According to the FDA and the CDC, e-cigarette use rose by 78% in high school students and 48% in middle school students between 2017 and 2018. What’s more, more than half of children who smoke traditional cigarettes (and seven out of 10 African-American children) choose menthol brands.
Most experts agree child-friendly flavors like “Red Hot Cinnamon” and “Tropical Twist” are playing a major role in enticing these children and teens to smoke. New legislation introduced into Congress by Reps. Frank Pallone (D-NJ) and Donna Shalala (D-FL) would put the brakes on that by banning the use of flavors in both e-cigarettes and traditional cigarettes alike.
Rep. Pallone stressed the urgency of the situation in a press release.
“We cannot afford to wait — we are on the cusp of losing an entirely new generation to a lifetime of nicotine addiction,” Rep. Pallone said.
How do these products lure children in? The images shown above tell the story —
In addition to banning flavors in tobacco products, the “Reversing the Youth Tobacco Epidemic Act” of 2019 would —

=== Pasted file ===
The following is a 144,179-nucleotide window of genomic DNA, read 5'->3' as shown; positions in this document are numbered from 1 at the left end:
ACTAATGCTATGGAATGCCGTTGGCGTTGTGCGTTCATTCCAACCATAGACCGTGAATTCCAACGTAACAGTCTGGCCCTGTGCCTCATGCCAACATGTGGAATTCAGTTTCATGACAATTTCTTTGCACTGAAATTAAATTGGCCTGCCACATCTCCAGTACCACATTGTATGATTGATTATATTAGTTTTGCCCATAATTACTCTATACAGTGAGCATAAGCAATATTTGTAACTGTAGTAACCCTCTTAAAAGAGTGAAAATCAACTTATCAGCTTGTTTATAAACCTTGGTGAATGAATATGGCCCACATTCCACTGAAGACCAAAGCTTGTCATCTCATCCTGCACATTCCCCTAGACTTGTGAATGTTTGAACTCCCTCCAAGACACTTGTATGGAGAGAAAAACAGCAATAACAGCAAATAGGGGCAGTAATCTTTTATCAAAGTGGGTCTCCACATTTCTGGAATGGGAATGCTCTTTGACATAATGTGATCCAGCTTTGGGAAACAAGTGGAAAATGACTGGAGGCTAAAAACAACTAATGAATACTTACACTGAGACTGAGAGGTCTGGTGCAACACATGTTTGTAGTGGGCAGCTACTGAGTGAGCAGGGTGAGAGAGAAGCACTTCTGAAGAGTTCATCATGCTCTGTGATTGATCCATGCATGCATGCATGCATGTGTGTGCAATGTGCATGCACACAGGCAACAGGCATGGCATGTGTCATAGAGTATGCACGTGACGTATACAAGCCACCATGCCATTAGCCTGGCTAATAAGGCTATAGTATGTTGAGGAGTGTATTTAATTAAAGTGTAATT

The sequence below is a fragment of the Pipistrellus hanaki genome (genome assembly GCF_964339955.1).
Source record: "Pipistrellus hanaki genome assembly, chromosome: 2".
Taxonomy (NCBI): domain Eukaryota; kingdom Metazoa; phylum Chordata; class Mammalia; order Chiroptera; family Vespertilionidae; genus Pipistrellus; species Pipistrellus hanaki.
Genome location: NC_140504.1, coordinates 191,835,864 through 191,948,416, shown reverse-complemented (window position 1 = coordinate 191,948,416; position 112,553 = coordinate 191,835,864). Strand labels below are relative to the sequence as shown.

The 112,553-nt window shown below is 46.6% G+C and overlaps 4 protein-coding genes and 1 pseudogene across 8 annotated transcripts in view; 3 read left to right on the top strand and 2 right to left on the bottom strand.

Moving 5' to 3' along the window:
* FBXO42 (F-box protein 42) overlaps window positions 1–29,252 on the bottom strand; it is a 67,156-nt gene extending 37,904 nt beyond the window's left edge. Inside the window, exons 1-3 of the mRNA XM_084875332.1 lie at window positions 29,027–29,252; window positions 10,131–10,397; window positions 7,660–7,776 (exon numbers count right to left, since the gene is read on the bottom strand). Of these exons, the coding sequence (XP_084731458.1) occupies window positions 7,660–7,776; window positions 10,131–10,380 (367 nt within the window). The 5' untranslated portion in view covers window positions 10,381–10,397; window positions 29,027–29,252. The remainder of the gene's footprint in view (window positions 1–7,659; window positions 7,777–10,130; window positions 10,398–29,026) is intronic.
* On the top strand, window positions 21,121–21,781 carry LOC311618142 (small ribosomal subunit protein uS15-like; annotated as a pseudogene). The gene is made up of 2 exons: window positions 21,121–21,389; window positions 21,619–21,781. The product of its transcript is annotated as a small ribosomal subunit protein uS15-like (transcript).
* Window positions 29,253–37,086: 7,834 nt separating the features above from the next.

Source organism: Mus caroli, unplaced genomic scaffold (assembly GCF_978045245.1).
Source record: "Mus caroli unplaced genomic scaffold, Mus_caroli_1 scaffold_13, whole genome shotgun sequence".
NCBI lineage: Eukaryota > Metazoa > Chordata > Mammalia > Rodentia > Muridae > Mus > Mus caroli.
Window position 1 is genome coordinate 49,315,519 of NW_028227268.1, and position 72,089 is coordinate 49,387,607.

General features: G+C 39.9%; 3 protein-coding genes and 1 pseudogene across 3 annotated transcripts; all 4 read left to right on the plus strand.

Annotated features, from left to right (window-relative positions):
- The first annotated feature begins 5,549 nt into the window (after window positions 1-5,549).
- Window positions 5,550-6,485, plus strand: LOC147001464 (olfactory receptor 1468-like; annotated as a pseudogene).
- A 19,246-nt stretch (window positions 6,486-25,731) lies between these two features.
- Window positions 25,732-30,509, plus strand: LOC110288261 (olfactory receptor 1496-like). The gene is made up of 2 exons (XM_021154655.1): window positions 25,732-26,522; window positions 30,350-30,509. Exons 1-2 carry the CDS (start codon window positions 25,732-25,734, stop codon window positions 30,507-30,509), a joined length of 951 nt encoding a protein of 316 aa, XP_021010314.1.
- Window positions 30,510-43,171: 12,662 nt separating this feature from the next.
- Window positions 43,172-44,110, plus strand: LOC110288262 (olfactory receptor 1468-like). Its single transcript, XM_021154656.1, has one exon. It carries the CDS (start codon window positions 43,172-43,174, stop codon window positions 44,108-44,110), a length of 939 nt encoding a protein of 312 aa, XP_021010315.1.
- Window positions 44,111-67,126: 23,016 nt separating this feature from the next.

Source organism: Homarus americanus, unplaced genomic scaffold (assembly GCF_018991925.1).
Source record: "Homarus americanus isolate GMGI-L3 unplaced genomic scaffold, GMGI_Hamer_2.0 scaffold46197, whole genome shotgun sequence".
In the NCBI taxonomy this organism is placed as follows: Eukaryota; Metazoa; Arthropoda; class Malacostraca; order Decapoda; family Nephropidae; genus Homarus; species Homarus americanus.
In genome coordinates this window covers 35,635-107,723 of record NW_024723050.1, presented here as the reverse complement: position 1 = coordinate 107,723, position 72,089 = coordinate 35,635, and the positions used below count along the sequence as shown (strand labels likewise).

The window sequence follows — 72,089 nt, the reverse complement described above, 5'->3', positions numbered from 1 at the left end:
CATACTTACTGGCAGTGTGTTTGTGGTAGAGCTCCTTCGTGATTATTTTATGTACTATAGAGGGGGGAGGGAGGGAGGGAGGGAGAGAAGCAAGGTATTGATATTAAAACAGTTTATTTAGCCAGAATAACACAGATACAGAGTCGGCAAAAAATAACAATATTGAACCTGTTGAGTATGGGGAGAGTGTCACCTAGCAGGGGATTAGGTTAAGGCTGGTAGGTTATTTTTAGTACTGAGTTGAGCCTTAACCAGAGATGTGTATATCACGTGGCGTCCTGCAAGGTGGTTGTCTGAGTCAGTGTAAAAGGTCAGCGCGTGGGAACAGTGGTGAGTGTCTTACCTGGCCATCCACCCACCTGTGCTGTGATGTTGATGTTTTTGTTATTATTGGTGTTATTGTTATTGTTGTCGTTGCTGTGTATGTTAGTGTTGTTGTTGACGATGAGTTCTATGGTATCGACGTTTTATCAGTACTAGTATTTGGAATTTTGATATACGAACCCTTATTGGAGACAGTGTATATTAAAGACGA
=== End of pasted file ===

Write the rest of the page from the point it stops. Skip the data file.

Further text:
- Prohibit the sale of tobacco products to anyone under 21 nationwide.
- Prohibit online sales of tobacco products.
- Extend advertising restrictions that currently apply to cigarettes and smokeless tobacco to other tobacco products, including e-cigarettes. These include prohibitions on brand-name sponsorships of sports, music, or other events and distribution of non-tobacco items (such as shirts and hats) with tobacco brand names.
- Require the FDA to issue a final rule to implement graphic health warnings on cigarette packs and advertising, as required by the 2009 Tobacco Control Act.
“As HHS Secretary during the Clinton Administration, we made great strides in holding tobacco companies accountable for marketing their products to children, and we reduced the number of people who smoked cigarettes,” said Rep. Shalala. “But now, the use of e-cigarettes, particularly by children, is beginning to undo years of progress we have made. Our bill, ‘The Reversing the Youth Tobacco Epidemic Act,’ takes concrete steps to limit access and the appeal of tobacco products to people under 21.”
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